Cadets from SUNY Maritime are joining relief efforts for Puerto Rico.
The TS Empire State VI launched from Fort Schuyler with nearly 550 cadets on board for their summer sea term in the late morning on Monday, May 7.
The term begins in San Juan, where cadets will assist with three projects: restoring trade-based agriculture, including assisting farmers plant pineapple, mango and coconut; preparing roofs for construction by removing tarps and other temporary materials; and removing debris.
In San Juan, the ship will provide housing for 30 students from University at Albany and about a dozen from SUNY Environmental Science and Forestry, who will also work on the recovery projects.
For cadet Juan Diego Nazario, this means returning home for a few days.
“I’m from the west part of the island which wasn’t hit as hard as the north but we still struggled,” said Nazario. “I go home whenever I get the chance, I’ve seen how the island is being rebuilt, it feels really great to go back and help out in any way I can,” he added.
This is the second time Empire State VI has been to Puerto Rico to assist in the recovery.
The ship, which belongs to the federal government, was deployed to Puerto Rico in the fall to house disaster-relief workers.
It spent more than a month in both Puerto Rico and Florida.
In passed years the 565-foot, 17,000 ton vessel was also deployed for relief efforts during Hurricane Katrina and even became used as lodging for FEMA workers during Hurricane Sandy.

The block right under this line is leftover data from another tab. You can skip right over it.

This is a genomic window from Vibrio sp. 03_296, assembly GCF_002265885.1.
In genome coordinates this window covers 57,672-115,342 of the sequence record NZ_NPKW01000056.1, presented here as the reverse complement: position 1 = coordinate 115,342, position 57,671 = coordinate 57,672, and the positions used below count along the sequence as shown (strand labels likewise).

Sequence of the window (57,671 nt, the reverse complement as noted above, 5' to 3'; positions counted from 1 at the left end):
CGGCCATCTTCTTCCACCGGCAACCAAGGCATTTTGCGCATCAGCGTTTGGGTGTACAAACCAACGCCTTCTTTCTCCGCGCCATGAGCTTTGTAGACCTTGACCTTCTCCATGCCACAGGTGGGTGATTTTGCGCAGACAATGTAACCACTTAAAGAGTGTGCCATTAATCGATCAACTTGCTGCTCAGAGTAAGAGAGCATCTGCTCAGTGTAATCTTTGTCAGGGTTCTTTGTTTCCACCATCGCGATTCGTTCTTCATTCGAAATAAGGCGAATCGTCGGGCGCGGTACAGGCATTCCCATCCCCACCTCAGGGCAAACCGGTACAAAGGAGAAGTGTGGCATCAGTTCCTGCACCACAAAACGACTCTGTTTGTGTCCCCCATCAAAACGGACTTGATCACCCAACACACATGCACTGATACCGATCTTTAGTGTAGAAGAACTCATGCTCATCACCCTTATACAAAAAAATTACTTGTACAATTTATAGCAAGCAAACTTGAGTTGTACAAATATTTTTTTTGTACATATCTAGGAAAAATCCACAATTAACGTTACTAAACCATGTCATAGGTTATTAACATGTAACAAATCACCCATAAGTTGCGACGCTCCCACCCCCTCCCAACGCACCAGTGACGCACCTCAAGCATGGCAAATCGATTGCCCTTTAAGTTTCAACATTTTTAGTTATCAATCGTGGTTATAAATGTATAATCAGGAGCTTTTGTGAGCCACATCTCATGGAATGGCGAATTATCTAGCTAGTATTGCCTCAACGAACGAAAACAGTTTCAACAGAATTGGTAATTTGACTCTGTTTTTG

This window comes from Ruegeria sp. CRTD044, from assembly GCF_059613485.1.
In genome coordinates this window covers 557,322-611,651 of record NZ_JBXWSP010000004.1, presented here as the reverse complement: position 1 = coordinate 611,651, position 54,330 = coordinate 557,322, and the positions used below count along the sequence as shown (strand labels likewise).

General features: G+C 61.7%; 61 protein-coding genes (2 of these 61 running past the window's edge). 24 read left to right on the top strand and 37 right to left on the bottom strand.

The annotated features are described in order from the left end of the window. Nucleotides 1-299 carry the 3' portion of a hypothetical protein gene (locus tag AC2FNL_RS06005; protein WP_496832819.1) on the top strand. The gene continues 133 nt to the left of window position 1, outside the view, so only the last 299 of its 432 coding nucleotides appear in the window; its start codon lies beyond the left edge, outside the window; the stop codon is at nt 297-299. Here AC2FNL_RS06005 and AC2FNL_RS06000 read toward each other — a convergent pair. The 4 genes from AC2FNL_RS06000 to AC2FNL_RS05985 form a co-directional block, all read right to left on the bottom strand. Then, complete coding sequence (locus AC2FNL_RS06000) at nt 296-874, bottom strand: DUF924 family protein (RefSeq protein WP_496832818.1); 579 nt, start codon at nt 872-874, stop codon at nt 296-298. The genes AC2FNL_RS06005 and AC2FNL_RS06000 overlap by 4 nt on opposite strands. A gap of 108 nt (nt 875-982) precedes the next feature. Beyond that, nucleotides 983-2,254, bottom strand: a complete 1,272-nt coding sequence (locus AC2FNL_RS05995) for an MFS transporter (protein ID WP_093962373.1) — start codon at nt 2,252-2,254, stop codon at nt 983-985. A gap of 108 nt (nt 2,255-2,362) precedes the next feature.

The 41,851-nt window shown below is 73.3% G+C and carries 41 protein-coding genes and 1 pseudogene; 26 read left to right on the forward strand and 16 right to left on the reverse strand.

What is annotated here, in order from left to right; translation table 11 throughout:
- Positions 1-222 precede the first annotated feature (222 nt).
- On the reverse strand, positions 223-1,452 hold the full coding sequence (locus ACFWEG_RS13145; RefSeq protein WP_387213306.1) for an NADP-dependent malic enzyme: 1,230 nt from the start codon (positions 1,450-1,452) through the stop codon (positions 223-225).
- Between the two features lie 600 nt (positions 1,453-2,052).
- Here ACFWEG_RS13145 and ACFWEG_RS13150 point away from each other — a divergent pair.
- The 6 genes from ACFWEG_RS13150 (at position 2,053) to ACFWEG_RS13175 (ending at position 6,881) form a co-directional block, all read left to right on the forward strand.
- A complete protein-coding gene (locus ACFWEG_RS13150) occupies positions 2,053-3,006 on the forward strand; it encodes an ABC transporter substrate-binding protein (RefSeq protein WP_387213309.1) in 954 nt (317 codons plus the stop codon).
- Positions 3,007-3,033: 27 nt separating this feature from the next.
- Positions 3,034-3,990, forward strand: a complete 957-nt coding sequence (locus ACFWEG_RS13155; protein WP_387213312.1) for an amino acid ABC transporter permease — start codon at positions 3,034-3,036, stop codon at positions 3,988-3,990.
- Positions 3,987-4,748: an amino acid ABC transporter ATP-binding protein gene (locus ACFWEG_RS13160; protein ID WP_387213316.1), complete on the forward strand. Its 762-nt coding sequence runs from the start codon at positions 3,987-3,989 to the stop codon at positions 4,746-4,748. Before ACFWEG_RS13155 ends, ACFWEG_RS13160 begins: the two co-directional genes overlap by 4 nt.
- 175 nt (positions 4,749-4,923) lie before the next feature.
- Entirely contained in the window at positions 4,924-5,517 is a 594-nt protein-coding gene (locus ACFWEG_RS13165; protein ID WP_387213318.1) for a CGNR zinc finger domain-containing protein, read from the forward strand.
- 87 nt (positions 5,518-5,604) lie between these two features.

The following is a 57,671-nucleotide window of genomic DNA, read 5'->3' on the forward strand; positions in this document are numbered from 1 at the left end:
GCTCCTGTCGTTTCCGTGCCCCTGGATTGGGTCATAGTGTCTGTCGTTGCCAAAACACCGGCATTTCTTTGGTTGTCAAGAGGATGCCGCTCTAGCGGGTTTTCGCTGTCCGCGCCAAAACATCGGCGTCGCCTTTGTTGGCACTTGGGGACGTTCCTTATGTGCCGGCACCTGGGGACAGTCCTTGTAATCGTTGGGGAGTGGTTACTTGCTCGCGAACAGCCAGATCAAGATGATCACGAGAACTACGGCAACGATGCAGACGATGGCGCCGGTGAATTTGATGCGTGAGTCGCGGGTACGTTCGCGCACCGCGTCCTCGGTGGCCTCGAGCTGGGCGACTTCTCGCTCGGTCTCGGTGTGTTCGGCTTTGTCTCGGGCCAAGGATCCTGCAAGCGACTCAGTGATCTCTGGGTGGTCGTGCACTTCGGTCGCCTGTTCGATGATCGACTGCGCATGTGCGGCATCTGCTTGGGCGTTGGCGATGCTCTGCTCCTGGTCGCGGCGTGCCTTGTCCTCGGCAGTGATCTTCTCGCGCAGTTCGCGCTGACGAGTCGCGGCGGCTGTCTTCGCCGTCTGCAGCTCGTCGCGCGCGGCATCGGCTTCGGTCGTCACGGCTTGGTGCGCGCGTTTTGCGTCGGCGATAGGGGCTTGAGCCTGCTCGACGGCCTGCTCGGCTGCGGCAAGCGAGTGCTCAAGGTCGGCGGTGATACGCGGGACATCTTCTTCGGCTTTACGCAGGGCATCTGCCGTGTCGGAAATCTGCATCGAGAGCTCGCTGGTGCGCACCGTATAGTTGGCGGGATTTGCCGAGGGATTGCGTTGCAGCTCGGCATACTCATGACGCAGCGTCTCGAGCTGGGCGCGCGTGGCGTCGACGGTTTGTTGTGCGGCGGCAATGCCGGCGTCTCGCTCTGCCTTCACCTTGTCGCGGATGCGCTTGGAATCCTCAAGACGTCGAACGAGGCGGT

“I see the trip going down to help in Puerto Rico as an extension of this idea of helping students develop as people, they’re going to actually serve and help people still recovering, it helps with their personal development as well as professional growth,” said Rear Admiral and Maritime president Michael Alfultis.
“You see this tremendous growth in the students over the summer sea term because they’re given so much responsibility and trust and students truly rise up to that,” he added.
Over the course of the 90-day summer sea term, SUNY Maritime students will visit Palma, Mallorca; Glasgow, Scotland; Gaeta, Italy and Funchal, Madeira, in addition to Puerto Rico.
Their annual summer sea term is part of the hands-on education and training required to earn a Coast Guard license, which is unaffiliated with any military service.
Earning a Coast Guard license requires taking courses, earning hundreds of days of sea time, passing a series of exams, and living a regimented lifestyle.
During summer sea term, students take classes, conduct safety drills, plot the ship’s course, operate the power plant, and perform maintenance as a major comportment of earning a Coast Guard license.
It will be one of the final Maritime journeys for the Empire State VI.
After serving the school since the late 1980s, a brand new training ship is expected within four years, the academy is hopeful.